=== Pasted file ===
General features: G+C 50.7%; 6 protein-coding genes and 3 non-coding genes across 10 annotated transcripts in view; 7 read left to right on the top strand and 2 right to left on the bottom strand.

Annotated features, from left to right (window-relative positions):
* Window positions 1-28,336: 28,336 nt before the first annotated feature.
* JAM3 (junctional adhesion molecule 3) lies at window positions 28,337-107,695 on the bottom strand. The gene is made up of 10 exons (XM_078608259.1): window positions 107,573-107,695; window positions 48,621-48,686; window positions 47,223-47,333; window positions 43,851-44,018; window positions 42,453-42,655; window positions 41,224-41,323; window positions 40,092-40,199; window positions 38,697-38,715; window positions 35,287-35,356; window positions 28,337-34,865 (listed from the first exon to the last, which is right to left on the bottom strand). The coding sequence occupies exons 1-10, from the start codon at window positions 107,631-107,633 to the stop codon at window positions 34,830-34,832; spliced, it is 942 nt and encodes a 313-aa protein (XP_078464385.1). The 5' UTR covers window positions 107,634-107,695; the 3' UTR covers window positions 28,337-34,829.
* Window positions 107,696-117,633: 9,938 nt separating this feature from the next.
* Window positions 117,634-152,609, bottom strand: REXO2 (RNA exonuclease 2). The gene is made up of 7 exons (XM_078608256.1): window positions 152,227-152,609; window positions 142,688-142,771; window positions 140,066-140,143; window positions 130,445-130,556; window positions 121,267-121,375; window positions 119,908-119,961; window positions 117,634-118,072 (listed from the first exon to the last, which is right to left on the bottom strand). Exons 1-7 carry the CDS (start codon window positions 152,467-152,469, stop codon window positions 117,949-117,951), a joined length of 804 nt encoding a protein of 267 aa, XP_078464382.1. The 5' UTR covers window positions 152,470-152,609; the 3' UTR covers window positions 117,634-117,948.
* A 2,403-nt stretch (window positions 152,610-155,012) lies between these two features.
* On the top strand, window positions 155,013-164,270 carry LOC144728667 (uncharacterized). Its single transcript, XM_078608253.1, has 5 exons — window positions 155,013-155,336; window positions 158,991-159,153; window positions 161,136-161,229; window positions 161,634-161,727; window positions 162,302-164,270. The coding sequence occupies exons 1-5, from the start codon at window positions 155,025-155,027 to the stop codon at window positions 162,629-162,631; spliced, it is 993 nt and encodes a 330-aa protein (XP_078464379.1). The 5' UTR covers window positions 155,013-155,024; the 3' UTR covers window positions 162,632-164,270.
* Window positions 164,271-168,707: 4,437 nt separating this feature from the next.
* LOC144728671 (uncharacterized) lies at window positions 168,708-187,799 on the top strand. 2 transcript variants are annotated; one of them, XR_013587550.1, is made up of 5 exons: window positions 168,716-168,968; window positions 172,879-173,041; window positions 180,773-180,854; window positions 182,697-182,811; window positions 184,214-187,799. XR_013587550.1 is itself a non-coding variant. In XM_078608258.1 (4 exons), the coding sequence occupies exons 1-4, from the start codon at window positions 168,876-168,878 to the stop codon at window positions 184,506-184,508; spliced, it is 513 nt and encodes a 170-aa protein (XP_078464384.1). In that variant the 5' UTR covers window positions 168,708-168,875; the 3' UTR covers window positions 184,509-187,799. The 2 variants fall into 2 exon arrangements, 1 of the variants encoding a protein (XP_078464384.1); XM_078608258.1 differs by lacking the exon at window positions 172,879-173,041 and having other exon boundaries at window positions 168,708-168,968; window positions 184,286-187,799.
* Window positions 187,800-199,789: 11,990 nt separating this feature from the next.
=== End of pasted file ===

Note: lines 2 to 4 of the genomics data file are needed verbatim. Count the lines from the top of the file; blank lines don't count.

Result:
Annotated features, from left to right (window-relative positions):
* Window positions 1-28,336: 28,336 nt before the first annotated feature.
* JAM3 (junctional adhesion molecule 3) lies at window positions 28,337-107,695 on the bottom strand. The gene is made up of 10 exons (XM_078608259.1): window positions 107,573-107,695; window positions 48,621-48,686; window positions 47,223-47,333; window positions 43,851-44,018; window positions 42,453-42,655; window positions 41,224-41,323; window positions 40,092-40,199; window positions 38,697-38,715; window positions 35,287-35,356; window positions 28,337-34,865 (listed from the first exon to the last, which is right to left on the bottom strand). The coding sequence occupies exons 1-10, from the start codon at window positions 107,631-107,633 to the stop codon at window positions 34,830-34,832; spliced, it is 942 nt and encodes a 313-aa protein (XP_078464385.1). The 5' UTR covers window positions 107,634-107,695; the 3' UTR covers window positions 28,337-34,829.